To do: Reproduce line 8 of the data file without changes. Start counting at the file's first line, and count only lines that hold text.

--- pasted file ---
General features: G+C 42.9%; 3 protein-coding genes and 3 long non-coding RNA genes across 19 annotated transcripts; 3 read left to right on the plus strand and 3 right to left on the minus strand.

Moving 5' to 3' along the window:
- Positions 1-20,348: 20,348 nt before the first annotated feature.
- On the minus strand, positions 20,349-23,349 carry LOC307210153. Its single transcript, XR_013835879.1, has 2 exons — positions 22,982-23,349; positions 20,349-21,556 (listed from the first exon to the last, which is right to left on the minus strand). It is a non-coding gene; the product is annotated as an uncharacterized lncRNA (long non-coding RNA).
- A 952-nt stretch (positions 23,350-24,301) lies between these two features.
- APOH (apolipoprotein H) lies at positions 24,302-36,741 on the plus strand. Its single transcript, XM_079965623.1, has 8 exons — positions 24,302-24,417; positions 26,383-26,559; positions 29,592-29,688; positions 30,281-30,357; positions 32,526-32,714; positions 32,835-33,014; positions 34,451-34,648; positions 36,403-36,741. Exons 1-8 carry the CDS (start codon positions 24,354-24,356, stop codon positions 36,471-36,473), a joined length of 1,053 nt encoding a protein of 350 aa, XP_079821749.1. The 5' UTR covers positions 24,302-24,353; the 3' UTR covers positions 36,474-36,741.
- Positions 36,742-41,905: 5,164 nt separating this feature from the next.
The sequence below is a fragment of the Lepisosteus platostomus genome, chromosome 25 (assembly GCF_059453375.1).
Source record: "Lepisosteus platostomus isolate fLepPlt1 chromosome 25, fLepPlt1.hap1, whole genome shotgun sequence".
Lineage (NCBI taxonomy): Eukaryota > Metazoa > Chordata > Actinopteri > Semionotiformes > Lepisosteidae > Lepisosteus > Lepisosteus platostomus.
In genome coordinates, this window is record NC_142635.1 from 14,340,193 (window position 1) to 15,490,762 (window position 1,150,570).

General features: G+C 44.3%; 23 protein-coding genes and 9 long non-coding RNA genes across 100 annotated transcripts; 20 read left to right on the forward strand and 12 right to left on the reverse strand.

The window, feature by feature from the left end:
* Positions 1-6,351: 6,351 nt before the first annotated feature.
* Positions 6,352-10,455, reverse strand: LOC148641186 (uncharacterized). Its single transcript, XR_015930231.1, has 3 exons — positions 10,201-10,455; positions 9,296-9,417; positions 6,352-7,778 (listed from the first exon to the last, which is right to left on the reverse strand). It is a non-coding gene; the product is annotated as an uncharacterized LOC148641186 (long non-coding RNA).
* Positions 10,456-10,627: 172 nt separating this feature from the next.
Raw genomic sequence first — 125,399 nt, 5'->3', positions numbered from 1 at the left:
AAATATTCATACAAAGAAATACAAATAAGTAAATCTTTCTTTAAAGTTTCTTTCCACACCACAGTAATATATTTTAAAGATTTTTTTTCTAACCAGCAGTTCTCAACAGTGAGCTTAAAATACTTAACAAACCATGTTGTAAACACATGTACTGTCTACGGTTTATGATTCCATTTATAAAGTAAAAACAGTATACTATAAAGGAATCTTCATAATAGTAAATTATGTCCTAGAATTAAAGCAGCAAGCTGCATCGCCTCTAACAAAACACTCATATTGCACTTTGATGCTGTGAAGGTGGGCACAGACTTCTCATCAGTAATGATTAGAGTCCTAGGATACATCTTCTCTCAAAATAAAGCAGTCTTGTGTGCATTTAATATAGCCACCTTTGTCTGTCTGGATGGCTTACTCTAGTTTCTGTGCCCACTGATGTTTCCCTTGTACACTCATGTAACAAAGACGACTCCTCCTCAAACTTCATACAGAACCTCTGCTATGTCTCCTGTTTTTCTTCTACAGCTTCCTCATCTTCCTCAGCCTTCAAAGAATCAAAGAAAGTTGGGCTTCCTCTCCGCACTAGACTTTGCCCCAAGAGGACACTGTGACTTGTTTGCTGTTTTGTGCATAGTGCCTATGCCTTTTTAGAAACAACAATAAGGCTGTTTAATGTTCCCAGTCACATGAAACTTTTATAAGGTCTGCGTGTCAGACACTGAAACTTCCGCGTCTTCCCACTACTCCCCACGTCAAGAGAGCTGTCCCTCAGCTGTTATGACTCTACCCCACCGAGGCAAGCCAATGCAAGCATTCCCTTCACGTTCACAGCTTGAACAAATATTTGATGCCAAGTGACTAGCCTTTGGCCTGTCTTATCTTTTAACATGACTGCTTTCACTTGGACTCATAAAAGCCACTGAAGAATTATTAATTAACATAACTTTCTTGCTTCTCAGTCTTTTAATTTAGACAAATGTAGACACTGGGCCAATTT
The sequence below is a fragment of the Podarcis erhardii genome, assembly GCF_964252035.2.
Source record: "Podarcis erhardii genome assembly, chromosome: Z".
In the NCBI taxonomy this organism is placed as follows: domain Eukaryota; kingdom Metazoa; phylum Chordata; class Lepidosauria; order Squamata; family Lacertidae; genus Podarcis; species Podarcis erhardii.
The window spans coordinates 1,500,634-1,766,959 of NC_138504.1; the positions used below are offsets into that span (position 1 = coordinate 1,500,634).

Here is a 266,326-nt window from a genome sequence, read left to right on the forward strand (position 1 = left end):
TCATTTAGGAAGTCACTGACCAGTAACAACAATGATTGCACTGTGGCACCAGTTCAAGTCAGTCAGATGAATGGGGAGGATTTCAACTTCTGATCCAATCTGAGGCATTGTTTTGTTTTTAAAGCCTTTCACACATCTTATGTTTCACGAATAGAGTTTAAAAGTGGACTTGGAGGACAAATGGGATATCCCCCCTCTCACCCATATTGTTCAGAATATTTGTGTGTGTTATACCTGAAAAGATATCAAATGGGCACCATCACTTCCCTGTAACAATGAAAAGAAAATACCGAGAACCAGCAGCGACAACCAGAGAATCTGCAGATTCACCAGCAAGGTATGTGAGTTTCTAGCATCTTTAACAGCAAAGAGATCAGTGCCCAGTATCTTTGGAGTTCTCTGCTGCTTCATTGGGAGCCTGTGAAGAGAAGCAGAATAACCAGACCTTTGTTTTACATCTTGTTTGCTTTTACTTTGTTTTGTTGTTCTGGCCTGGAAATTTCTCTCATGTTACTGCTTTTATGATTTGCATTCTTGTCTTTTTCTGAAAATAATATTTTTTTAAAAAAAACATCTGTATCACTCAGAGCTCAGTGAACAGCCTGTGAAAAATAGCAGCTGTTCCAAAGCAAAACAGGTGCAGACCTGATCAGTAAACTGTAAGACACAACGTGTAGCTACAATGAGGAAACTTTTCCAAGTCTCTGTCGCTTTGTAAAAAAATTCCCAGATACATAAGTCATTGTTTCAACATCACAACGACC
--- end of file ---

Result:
The sequence below is a fragment of the Lepisosteus platostomus genome, chromosome 25 (assembly GCF_059453375.1).